York railway station
|This article needs additional citations for verification. (April 2012)|
|Local authority||City of York|
|Managed by||Network Rail|
|Owned by||Network Rail|
|Number of platforms||11|
|Live arrivals/departures, station information and onward connections
from National Rail Enquiries
|Annual rail passenger usage*|
|- Interchange||0.730 million|
|- Interchange||1.203 million|
|- Interchange||1.179 million|
|- Interchange||1.190 million|
|National Rail – UK railway stations|
|* Annual estimated passenger usage based on sales of tickets in stated financial year(s) which end or originate at York from Office of Rail and Road statistics. Methodology may vary year on year.|
|UK Railways portal|
York railway station is the main-line railway station serving the city of York in North Yorkshire, England. It lies on Britain's East Coast Main Line (ECML), 188.5 miles (303 km) from London. Originally it was part of the North Eastern Railway.
Despite the small size of the city, York is one of the most important railway stations on the British railway network because of its role as a key railway junction approximately halfway between London, the capital of England, and Edinburgh, the capital of Scotland. It is few miles north of the point where the Cross Country and Trans-Pennine routes via Leeds leave/join the ECML connecting Scotland and the North East with southern England, the North West and the Midlands. The junction was historically a major site for rolling stock manufacture, maintenance and repair.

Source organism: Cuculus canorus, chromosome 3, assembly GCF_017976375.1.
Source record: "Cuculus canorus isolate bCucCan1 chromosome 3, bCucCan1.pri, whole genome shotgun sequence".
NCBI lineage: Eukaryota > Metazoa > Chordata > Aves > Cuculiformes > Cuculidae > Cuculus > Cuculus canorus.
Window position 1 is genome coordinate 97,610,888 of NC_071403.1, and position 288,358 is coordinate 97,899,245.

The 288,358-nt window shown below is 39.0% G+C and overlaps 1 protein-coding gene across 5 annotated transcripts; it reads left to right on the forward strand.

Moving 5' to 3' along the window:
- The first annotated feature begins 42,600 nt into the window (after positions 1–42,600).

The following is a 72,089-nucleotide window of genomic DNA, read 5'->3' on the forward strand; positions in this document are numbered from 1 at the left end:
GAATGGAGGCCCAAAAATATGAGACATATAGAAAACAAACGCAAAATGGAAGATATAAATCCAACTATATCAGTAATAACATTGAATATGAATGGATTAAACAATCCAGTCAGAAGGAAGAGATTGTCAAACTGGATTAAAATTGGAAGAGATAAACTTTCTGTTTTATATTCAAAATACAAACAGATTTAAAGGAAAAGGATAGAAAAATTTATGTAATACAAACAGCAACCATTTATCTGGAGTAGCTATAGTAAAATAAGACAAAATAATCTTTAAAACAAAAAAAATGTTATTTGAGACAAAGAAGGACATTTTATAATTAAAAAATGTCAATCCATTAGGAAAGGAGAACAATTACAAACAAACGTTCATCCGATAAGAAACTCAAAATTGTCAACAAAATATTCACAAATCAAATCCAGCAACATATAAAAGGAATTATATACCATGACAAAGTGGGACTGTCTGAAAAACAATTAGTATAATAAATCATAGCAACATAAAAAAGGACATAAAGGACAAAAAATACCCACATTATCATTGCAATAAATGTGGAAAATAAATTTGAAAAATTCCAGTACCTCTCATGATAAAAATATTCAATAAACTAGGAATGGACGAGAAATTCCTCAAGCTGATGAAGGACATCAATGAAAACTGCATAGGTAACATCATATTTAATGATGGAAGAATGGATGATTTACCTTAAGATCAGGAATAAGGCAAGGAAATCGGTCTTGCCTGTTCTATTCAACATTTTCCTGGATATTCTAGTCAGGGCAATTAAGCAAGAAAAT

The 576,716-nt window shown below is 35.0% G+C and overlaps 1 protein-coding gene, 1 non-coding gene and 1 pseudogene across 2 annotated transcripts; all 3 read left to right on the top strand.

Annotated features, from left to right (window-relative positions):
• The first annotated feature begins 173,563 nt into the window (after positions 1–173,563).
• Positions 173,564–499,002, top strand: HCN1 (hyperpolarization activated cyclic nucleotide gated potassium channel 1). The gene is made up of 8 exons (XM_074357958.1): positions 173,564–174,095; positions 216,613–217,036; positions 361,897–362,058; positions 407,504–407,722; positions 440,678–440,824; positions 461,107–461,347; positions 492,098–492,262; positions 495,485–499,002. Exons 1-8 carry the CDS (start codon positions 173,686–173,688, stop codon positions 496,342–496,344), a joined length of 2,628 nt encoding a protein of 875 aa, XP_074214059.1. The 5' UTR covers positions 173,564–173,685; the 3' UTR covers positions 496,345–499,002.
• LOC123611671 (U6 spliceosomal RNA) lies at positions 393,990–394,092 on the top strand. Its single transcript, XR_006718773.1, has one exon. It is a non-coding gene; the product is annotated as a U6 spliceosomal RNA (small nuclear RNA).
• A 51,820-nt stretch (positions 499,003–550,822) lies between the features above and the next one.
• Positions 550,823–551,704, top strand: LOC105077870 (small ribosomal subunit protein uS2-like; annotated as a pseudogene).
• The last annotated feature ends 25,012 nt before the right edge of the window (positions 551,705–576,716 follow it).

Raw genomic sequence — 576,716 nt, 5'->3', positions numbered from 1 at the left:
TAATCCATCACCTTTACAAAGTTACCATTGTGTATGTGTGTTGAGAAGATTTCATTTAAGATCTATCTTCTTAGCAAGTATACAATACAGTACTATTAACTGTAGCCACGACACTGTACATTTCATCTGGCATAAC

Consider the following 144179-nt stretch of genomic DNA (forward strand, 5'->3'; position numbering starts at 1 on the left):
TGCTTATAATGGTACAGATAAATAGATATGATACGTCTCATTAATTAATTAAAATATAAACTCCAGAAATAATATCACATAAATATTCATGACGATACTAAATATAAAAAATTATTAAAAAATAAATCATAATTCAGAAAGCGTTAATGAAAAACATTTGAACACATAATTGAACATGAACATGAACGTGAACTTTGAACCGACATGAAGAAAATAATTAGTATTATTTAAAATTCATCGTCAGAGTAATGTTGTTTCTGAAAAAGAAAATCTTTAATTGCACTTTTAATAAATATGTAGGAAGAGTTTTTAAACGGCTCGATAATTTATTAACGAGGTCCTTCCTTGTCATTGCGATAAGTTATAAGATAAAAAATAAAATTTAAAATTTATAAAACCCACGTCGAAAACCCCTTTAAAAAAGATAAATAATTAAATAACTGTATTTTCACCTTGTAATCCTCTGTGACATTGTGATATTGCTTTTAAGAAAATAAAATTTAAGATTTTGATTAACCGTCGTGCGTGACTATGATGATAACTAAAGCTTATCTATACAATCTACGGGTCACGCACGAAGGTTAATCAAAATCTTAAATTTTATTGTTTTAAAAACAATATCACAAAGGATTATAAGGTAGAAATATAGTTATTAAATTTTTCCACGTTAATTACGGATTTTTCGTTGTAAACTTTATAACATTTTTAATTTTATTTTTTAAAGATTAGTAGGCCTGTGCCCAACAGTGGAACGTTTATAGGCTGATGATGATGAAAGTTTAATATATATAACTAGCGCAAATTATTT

The first York railway station was a temporary wooden building on Queen Street outside the walls of the city, opened in 1839 by the York and North Midland Railway. It was succeeded in 1841, inside the walls, by what is now York old railway station. In due course, the irksome requirement that through trains between London and Newcastle needed to reverse out of the old York station to continue their journey necessitated the construction of a new through station outside the walls. This was the present station, designed by the North Eastern Railway architects Thomas Prosser and William Peachey, which opened in 1877. It had 13 platforms and was at that time the largest station in the world. As part of the new station project, the Royal Station Hotel (now The Royal York Hotel), designed by Peachey, opened in 1878.
In 1909 new platforms were added, and in 1938 the current footbridge was built and the station resignalled.
The building was heavily bombed during the Second World War. On one occasion, on 29 April 1942, 800 passengers had to be evacuated from a Kings Cross-Edinburgh train which arrived during a bombing raid. On the same night, two railway workers were killed, one being station foreman William Milner (born 1900), who died after returning to his burning office to collect his first aid kit. He was posthumously awarded the King's commendation for gallantry. A plaque in his memory has been erected at the station. The station was extensively repaired in 1947.